Latin Maxims IV
Bill Long 12/26/05
A Varied Harvest
There is value in memorizing maxims. Here are some for today.
1. "Abyssus abyssum invocat." While online sources translate this usually as "hell calls to hell," it is in fact a quotation from Ps. 41:8 in the Vulgate (42:7 in English), and is translated in the majestic KJV as "deep calleth unto deep." In the context of the phrase's appearance in Psalm 41/42 hell is not in sight. The Psalmist is longing for God and feeling quite distant from Him. He calls to God from the distant reaches of the Holy Land--from Mr. Hermon in the far north. The waters thunder as they plunge down from Hermon, and the deeps call to the deeps as they noisily clash. The crashing of the waters stimulates the Psalmist to think of how the deep spots of his heart cry out. When two hearts are intertwined, they call directly to each other; the deep things of one heart meet the deep things of the other. As one friends says, the words even have a sort of seductive ring to them. Let's keep them out of hell, then. They really don't belong there.
2. "Epistula non erubescit." This is from Cicero and literally means "A letter doesn't blush." On a classical website I found a letter full of mea culpas from someone who didn't identify why he was so embarrassed. He said: "Epistula non erubescit but the same cannnot be said of sciptor illius epistolae" (the writer of this letter). Documents contain cold and hard facts; they need the living breath of the person to bring them alive, both in sincerity and in embarrassment.
3. "Homines, dum docent, discunt." "While teaching, people learn." This is from the Stoic philosopher Seneca, and rings true to me as a teacher. We learn not simply because we have to prepare for the class and therefore have to know the material better than the students. We learn, too because something magical happens in an engaging teaching situation. We learn more by telling the things we already know. Why is that? Something about the magic of knowledge "out there," in the center, avaliable for all to see, makes the teacher a learner too. My best times as a teacher were when I was most desirous of being a learner of the material I was presenting. I do my worst when I am just communicating a lesson plan. No University of Phoenix in my future!
4. "Ab uno, disce omnes." This statement from Virgil can be translated, "From one (example), you learn all." The idea is that in order to understand a phenomenon, you don't have to study every instantiation of it; you simply have to know one example very well. I don't know if this is true, but it certainly helps to maintain sanity, and there is a sort of sense of rightness in it. To know men, a woman may only need to know one particular man very well, and vice versa. One riveting experience, where we come face to face with something or someone (or even ourselves) can give us an incredible sense of confidence in dealing with the world. We have learned from one, and so we have learned about all.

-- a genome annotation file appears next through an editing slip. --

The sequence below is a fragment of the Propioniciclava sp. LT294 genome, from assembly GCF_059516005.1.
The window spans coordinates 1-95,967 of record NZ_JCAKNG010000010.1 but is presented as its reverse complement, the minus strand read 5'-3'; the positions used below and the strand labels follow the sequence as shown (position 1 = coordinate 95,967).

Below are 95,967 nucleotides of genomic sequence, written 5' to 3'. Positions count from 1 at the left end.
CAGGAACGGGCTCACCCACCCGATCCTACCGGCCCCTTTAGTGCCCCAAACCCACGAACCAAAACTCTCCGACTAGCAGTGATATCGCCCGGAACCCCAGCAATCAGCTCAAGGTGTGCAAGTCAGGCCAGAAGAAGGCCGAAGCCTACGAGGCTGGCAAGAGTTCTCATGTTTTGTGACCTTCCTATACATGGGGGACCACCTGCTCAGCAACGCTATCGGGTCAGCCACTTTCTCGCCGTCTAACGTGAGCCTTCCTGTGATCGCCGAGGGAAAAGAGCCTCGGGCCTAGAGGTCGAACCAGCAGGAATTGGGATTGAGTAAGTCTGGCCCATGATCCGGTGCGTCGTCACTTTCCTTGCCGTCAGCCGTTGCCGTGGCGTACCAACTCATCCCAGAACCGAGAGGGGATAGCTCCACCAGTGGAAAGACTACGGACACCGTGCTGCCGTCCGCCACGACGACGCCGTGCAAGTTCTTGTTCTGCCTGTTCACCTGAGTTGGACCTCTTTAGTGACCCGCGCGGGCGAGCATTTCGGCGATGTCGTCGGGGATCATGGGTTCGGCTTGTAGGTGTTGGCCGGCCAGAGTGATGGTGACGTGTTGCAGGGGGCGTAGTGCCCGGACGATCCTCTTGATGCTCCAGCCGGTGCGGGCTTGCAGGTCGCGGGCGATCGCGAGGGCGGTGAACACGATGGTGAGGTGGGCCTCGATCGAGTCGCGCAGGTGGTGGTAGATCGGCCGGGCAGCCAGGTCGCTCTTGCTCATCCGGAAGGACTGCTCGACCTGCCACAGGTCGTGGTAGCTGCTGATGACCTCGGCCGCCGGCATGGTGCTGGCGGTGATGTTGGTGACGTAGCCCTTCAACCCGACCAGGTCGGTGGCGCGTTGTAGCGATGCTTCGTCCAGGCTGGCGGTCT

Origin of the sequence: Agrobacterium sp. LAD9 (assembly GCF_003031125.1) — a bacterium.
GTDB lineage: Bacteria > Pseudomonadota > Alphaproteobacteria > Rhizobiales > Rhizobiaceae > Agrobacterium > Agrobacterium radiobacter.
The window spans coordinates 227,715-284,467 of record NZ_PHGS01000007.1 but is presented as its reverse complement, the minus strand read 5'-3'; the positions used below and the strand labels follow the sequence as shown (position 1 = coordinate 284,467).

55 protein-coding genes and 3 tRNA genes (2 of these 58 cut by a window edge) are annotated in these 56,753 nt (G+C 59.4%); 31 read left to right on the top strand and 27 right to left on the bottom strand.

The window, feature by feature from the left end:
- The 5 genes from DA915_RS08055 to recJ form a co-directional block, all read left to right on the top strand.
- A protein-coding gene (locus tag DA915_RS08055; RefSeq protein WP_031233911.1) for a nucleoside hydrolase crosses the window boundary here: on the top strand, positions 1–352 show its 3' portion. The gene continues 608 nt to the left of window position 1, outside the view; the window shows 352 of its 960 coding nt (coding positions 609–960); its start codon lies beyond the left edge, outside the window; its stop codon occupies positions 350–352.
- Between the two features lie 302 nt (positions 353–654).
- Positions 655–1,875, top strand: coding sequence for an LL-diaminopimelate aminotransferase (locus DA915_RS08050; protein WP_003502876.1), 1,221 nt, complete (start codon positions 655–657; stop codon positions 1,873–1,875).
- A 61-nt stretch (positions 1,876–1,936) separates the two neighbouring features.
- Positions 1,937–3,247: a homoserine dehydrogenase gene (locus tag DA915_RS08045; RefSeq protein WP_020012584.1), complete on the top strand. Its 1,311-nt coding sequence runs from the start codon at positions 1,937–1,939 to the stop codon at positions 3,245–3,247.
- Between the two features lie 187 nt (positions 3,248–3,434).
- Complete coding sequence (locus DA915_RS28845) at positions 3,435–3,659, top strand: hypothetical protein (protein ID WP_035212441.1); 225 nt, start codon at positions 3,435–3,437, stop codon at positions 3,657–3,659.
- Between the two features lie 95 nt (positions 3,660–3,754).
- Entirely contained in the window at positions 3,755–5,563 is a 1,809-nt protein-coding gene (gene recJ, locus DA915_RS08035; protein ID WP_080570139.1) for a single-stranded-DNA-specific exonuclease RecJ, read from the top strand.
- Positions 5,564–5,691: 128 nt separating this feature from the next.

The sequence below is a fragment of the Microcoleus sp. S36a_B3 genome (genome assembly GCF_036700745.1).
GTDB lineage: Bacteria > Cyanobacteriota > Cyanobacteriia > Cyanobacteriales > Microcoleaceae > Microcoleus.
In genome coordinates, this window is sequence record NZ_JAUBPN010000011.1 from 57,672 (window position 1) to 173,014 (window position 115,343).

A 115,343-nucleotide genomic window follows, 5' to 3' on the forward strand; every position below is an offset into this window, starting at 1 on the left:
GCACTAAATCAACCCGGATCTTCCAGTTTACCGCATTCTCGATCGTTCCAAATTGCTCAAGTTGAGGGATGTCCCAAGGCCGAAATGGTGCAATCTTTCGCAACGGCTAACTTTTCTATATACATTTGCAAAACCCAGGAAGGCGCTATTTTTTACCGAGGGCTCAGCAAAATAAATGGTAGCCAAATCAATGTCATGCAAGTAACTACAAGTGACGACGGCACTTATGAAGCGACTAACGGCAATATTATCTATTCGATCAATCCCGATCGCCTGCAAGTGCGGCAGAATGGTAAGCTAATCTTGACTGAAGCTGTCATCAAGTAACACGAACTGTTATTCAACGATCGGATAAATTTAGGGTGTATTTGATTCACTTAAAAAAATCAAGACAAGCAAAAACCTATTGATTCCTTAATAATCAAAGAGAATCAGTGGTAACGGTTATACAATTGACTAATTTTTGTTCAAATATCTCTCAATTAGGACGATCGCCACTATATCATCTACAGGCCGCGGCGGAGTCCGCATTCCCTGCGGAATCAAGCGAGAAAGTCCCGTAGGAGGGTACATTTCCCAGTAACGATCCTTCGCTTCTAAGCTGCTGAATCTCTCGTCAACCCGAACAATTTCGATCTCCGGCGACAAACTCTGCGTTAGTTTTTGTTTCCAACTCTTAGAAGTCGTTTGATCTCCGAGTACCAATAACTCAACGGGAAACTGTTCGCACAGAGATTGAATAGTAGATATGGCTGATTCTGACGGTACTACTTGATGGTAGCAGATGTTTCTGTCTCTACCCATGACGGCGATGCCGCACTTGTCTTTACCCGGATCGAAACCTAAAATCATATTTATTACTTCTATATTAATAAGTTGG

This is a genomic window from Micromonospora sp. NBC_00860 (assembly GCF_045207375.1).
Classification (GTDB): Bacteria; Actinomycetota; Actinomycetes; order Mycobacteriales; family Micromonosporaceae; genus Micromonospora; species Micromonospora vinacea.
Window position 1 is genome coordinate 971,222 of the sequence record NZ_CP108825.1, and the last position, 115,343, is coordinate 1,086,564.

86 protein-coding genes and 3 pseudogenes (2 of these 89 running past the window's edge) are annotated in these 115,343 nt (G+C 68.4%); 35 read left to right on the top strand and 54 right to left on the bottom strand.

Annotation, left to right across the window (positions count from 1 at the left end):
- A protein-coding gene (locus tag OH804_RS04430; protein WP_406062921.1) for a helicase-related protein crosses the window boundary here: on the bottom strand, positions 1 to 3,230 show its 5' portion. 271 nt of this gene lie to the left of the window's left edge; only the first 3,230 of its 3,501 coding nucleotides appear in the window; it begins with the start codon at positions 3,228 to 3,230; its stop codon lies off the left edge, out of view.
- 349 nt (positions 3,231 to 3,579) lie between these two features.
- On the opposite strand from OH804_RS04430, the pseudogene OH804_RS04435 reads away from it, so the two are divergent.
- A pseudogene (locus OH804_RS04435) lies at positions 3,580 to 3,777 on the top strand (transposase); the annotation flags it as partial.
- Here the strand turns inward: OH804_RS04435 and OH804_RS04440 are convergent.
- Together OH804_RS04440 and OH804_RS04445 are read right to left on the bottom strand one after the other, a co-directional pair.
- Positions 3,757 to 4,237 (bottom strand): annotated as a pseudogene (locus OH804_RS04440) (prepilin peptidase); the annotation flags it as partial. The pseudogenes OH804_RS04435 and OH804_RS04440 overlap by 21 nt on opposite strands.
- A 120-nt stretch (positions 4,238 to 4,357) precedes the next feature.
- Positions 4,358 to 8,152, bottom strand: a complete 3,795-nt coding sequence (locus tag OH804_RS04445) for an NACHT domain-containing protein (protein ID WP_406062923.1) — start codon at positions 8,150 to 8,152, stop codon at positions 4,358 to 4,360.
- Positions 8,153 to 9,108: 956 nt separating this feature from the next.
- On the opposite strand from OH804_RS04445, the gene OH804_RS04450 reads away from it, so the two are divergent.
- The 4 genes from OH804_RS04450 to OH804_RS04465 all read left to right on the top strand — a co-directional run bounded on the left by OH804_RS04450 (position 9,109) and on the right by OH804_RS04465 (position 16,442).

5. "Sedit qui timuit ne non succederet." This charmer from Horace may be rendered, "He who feared he would not succeed sat still." Immobilized by fears of failure--that is especially a young person's fear, but it still stalks many of us into middle age. 'If we fail, we might be thought of as a fool,' is the reasoning of the young. Those who are older realize that almost no one is watching them as they fail or, if others are watching, they know what it is like to fail and are more than willing to hold out their arms to welcome a fellow failure. In my experience failure is never really fatal. When I was cutting a video on the Book of Job, my producer (a student) said to me, "They way video production works is that you do it and fail, and then you do it the way you want to do it." So, the common thread is that you do it; you act; you fail and then you (may) eventually get what you desire. But those who fear failure too much may never get off their chairs.
6. Two similiar ones will close this essay. "Bis vinicit, qui se vincit in victoria." And "Vincit qui se vincit." The one who conquers himself in victory, wins twice," and "He conquers who conquers himself." What might it mean, in 2005, to "conquer" oneself? The Apostle Paul speaks of pummeling himself into submission, but that is not what I have in mind as I read these maxims. To conquer the self means that you no longer let fear dominate your life. You are fearful if you are quick to be defensive, if you cannot control your emotions when others criticize or point out deficiencies in what you do. You conquer yourself if you can tell your story with straightforward and unadorned language, letting the power of the story and the force of the images speak for themselves.
Well, let's have a valedictory maxim. From Ovid: "Adde parvum parvo magnus acervus erit," which means, "By adding little to little there will be a great heap." That is how I feel about my writing and my thoughts. You cannot get much done in one day, or even in two, but once you start to string together thoughts for several weeks or months, you have the start of a body of work that puts a mark on the world. Add your little to your little every day. You must work in faith, and it will "add up."
"Absum!"--"I'm outta here."
Copyright © 2004-2007 William R. Long